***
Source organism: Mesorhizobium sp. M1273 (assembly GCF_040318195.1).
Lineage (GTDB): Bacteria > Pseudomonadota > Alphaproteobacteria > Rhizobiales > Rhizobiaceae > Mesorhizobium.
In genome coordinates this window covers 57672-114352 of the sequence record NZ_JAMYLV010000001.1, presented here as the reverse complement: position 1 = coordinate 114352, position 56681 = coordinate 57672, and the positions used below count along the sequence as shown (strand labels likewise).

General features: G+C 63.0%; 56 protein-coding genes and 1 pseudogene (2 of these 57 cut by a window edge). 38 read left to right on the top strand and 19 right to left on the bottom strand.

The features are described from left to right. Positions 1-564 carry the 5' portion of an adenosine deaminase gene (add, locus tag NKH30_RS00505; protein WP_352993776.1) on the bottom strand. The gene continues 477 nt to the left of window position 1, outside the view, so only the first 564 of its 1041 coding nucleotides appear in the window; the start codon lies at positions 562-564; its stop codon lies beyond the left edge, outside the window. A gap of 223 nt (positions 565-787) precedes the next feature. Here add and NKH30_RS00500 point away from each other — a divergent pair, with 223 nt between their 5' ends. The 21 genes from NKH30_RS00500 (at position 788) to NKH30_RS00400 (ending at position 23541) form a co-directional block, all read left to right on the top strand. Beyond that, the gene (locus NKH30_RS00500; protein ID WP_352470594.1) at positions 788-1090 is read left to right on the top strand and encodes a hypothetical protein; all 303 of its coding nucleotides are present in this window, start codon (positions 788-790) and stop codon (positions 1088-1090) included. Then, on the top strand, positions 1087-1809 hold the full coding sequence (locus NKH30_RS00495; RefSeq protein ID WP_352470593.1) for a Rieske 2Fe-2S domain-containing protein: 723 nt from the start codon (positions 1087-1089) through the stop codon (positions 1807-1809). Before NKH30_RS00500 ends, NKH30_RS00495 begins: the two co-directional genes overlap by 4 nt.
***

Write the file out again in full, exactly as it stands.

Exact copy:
Source organism: Mesorhizobium sp. M1273 (assembly GCF_040318195.1).
Lineage (GTDB): Bacteria > Pseudomonadota > Alphaproteobacteria > Rhizobiales > Rhizobiaceae > Mesorhizobium.
In genome coordinates this window covers 57672-114352 of the sequence record NZ_JAMYLV010000001.1, presented here as the reverse complement: position 1 = coordinate 114352, position 56681 = coordinate 57672, and the positions used below count along the sequence as shown (strand labels likewise).

General features: G+C 63.0%; 56 protein-coding genes and 1 pseudogene (2 of these 57 cut by a window edge). 38 read left to right on the top strand and 19 right to left on the bottom strand.

The features are described from left to right. Positions 1-564 carry the 5' portion of an adenosine deaminase gene (add, locus tag NKH30_RS00505; protein WP_352993776.1) on the bottom strand. The gene continues 477 nt to the left of window position 1, outside the view, so only the first 564 of its 1041 coding nucleotides appear in the window; the start codon lies at positions 562-564; its stop codon lies beyond the left edge, outside the window. A gap of 223 nt (positions 565-787) precedes the next feature. Here add and NKH30_RS00500 point away from each other — a divergent pair, with 223 nt between their 5' ends. The 21 genes from NKH30_RS00500 (at position 788) to NKH30_RS00400 (ending at position 23541) form a co-directional block, all read left to right on the top strand. Beyond that, the gene (locus NKH30_RS00500; protein ID WP_352470594.1) at positions 788-1090 is read left to right on the top strand and encodes a hypothetical protein; all 303 of its coding nucleotides are present in this window, start codon (positions 788-790) and stop codon (positions 1088-1090) included. Then, on the top strand, positions 1087-1809 hold the full coding sequence (locus NKH30_RS00495; RefSeq protein ID WP_352470593.1) for a Rieske 2Fe-2S domain-containing protein: 723 nt from the start codon (positions 1087-1089) through the stop codon (positions 1807-1809). Before NKH30_RS00500 ends, NKH30_RS00495 begins: the two co-directional genes overlap by 4 nt.